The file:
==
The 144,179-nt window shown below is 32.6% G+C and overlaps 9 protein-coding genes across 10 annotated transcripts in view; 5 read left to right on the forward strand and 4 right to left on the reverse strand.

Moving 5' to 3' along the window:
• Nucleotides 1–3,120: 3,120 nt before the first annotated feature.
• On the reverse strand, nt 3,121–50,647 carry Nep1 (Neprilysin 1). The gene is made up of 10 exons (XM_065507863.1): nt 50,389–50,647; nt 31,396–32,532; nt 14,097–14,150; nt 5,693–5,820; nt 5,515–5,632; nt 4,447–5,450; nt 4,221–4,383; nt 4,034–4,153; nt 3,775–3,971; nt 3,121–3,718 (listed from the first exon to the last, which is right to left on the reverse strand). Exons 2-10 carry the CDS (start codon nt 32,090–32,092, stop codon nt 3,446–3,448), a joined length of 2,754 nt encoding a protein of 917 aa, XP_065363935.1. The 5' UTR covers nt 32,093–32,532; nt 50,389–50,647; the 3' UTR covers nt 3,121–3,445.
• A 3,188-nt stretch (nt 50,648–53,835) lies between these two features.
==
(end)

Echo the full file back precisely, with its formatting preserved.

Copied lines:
The 144,179-nt window shown below is 32.6% G+C and overlaps 9 protein-coding genes across 10 annotated transcripts in view; 5 read left to right on the forward strand and 4 right to left on the reverse strand.

Moving 5' to 3' along the window:
• Nucleotides 1–3,120: 3,120 nt before the first annotated feature.
• On the reverse strand, nt 3,121–50,647 carry Nep1 (Neprilysin 1). The gene is made up of 10 exons (XM_065507863.1): nt 50,389–50,647; nt 31,396–32,532; nt 14,097–14,150; nt 5,693–5,820; nt 5,515–5,632; nt 4,447–5,450; nt 4,221–4,383; nt 4,034–4,153; nt 3,775–3,971; nt 3,121–3,718 (listed from the first exon to the last, which is right to left on the reverse strand). Exons 2-10 carry the CDS (start codon nt 32,090–32,092, stop codon nt 3,446–3,448), a joined length of 2,754 nt encoding a protein of 917 aa, XP_065363935.1. The 5' UTR covers nt 32,093–32,532; nt 50,389–50,647; the 3' UTR covers nt 3,121–3,445.
• A 3,188-nt stretch (nt 50,648–53,835) lies between these two features.